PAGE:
Following an ethnographic case study approach, an extensive pool of data was collected over a period of 15 months, representing corporate communication discourse at a major international conglomerate.
The author completed his PhD at the University of Salford, UK, after having worked in several management positions in the financial services industry, heading an international corporate communications team for several years.
• workplace objectives
• team performance
• individual performance
• addressing undesirable behaviour
• promoting employee wellbeing
• recruitment and selection.
Highlighting and redressing these fallacies, the authors offer the reader the opportunity to challenge many sources of bias that contaminate our beliefs and opinions and provoke unsuitable decisions at work.
A great read for all those involved in management and supervision, from student to experienced practitioner level.
Since the first EI measures were developed during the early 1990s, there has been considerable debate about how to measure emotional intelligence most effectively. From this debate, two camps have emerged. These two camps consist of researchers, theorists, and practitioners who use or adopt either the self-report method or the ability-based method to assess emotional intelligence. Both camps are engaged in substantial research and make serious claims for their type of test to be the most valid with respect to the EI construct and its assessment. There are supporters and detractors for both camps. Although this active debate is being conducted in the journal literature, it does raise a further issue and that is how psychologists and others who use EI measures understand these arguments regarding EI measurement and assessment. This is the very reason the current book proposal is both of relevance and interest. This book will present new research on the self-report and ability-based approaches to measuring emotional intelligence that will focus on the EI construct, its measurement and interpretation.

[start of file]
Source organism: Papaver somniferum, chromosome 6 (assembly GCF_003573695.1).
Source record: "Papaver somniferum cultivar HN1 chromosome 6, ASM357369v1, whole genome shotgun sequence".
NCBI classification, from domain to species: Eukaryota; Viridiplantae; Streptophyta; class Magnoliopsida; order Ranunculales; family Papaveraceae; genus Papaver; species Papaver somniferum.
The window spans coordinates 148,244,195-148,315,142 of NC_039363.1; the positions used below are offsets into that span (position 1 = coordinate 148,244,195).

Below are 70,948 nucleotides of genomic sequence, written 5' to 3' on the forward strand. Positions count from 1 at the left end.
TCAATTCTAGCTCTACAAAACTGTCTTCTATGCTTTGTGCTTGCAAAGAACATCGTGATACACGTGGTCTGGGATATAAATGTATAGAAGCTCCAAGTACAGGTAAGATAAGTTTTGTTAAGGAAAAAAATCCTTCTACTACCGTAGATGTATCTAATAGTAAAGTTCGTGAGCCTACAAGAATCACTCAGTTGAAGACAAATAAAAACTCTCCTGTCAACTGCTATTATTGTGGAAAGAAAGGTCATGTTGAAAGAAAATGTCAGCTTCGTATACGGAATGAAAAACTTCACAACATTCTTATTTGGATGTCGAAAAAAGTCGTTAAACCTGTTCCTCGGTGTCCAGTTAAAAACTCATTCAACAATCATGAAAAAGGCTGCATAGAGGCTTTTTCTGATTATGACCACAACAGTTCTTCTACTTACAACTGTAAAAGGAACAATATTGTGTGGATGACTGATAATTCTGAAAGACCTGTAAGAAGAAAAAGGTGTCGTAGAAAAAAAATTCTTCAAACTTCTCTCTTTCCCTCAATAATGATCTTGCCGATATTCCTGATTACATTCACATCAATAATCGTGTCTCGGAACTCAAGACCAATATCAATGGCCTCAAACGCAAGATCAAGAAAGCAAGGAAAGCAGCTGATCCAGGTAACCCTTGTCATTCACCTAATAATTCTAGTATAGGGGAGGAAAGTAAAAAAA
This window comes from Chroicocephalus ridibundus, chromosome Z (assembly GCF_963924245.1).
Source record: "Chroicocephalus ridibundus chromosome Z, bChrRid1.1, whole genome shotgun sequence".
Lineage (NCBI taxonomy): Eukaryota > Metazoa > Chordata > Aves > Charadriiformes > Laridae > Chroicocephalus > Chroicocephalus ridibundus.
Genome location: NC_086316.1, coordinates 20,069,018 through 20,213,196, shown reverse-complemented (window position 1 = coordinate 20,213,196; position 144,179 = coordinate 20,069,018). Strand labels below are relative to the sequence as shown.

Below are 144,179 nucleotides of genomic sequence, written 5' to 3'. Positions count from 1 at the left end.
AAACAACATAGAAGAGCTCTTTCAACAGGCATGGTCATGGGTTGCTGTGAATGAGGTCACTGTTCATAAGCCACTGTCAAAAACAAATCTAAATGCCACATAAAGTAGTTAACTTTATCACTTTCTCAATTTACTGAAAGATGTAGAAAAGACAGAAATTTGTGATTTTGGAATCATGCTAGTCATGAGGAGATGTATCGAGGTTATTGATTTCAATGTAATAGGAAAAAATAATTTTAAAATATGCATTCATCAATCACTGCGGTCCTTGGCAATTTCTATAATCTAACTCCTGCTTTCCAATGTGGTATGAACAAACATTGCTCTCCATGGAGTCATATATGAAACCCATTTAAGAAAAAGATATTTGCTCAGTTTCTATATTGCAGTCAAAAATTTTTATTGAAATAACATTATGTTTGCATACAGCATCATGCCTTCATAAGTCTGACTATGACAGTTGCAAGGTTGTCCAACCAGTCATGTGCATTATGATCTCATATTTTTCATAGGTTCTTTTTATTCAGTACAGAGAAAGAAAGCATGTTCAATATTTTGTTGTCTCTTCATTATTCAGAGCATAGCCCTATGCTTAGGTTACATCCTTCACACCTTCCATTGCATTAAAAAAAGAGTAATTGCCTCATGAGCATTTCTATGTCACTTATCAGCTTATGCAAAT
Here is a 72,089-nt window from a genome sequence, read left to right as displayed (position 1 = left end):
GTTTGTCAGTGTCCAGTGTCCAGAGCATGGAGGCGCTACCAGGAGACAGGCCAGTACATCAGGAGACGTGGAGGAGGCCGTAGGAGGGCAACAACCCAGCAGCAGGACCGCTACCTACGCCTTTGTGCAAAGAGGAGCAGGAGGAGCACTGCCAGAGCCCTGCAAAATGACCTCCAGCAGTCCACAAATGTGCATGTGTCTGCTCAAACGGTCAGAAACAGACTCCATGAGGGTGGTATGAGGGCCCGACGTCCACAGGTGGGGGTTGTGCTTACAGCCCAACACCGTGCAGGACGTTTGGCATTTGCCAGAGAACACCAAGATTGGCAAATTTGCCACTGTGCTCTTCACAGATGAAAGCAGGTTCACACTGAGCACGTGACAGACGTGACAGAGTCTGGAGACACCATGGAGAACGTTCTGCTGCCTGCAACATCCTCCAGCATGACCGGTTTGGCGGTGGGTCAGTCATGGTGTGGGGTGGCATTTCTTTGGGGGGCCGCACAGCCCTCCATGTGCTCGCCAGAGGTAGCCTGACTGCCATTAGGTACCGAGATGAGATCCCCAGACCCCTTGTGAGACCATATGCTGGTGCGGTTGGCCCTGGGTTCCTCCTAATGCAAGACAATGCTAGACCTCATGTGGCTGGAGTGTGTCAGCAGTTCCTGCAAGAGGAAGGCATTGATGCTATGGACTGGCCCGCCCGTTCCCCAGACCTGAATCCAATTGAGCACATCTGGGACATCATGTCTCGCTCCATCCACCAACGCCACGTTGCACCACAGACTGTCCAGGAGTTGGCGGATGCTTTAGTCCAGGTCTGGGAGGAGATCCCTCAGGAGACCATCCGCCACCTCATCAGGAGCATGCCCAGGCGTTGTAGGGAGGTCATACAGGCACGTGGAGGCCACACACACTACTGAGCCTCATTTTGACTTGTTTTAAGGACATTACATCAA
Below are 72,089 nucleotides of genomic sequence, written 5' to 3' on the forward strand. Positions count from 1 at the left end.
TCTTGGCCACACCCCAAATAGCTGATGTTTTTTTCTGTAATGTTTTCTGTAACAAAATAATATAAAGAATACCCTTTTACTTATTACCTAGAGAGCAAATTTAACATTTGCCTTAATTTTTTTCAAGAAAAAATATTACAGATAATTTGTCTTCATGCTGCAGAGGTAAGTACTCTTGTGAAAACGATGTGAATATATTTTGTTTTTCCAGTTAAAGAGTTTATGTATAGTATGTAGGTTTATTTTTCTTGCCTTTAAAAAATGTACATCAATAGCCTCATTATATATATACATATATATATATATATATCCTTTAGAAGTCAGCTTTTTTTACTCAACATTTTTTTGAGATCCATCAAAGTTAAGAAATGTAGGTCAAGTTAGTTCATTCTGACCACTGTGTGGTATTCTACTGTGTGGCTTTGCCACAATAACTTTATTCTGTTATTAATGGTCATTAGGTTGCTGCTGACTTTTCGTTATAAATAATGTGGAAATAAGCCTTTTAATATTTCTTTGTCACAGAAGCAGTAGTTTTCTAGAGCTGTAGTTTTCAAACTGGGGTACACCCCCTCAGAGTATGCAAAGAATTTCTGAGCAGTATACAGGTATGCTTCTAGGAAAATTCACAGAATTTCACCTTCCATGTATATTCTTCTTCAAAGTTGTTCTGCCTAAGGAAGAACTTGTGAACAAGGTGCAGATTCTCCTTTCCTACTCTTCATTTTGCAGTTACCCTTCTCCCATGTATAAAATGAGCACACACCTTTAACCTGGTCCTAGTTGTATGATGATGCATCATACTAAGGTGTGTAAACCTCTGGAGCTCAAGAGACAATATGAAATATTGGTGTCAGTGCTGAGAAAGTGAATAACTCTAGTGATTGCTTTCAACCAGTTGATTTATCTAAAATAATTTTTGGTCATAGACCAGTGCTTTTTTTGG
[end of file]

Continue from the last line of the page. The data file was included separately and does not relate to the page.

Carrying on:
Following the original publication of the MSCEIT and Bar-On scales, both of which have undergone revisions, other newer scales have also been developed that are grounded in empirical evidence. This book will focus on tests that have been extensively studied and researched and even some new tests that have been subjected to at least some validity testing – that is, show some form of validity (e.g., internal, test-retest) or demonstrate some form of validity (e.g., face, discriminant or external). Some of these new tests have been used in different countries or in specific applications such as in sports psychology. The area of test development is emerging quickly and there is a lot of confusion, particularly for practitioners and people who want EI to be implemented in certain environments. A book that canvasses the existing tests, presents information on how they were developed, their psychometric properties, how they can be applied, and so forth, will be very well received and popular given the size of the EI market worldwide now. As mentioned, these measures not only reflect the current theoretical models describing EI, but become the very tools that are used to validate the construct. At the same time, practitioners are raising questions about the variations in EI scales and the resulting different factors, which, in turn, influence how this information will be presented to and used by consumers (e.g., individuals, corporations, research programs).
If you think you are doing it right, think again and read this book. — Dr Roxanne Zolin, QUT
An excellent read for organisation specialists. — Hermias C. Hendrikse, Director of Organisation Effectiveness, Etisalat, UAE The employment relationship as we know it is a relic of the last century. Globalisation, competition and financial pressures are challenging organisations to be more adaptabale. This book offers managers and professionals a new, research-based employment model that will alter the way employees and employers think about their working relationship, aligning the changing needs and interests of individuals and organisations to produce a sustainable, productive and profitable workplace in any financial climate.